Today as I sit at the desk, in the room that will be mine for the next two weeks at this retreat, I think to myself, that what I need and have always needed more than a room, is a world from which and about which to write.
The world outside my window is dense forest, verdant, expansive, with at least five distinct different bird calls and an environment that is alive and communicative, and happily void of urban noises or intrusions.
The river babbles in multiple tongues, seducing her lover, the trees prance unabashedly, haughtily, even the butterflies, drunk from the sun, hop about...
This raises the question of the connection between space and creativity --space here is not just physical, for many have "rooms of their own" but have little of import to write or speak about, and many others can't even find a whisper of a closet for privacy and produce profound words, and conversely.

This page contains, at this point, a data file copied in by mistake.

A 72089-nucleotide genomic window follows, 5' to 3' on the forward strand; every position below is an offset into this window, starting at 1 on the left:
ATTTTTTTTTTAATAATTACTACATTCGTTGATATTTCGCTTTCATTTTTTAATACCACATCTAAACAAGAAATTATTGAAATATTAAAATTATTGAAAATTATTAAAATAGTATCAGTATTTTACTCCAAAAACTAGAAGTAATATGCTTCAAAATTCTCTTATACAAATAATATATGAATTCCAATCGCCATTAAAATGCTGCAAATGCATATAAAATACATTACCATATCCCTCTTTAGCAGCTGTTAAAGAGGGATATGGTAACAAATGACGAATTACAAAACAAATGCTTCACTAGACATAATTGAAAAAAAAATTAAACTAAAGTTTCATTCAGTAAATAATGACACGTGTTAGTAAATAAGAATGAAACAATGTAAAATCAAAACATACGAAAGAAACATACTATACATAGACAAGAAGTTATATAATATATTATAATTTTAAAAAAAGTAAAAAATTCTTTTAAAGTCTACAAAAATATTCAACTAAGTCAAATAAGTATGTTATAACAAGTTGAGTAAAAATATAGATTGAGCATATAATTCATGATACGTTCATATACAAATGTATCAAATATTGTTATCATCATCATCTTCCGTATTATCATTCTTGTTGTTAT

Yet physical space, a place where I am able to think, whether it is under a breadfruit tree, or leaned up against the side of the house, or sitting at an impressive desk, with a wall lined with books, is also vitally important and can aid in the production of lucid, lyrical and passionate words that arouse and move others in meaningful ways.
The value of a retreat space is that it tricks the mind, although only temporary, to believe that nothing else matters, not man, or children, not bills or appointments, not life itself other that the ideas that have been brewing that now, at last has a chance for free reign, to laugh and fall out, to be vomited up, contents observed and the jewels picked from the spoils.
Space then, both physical and mental --breathing space-- is essential for untamed creativity to occur, and for this I am thankful to Soul Mountain.
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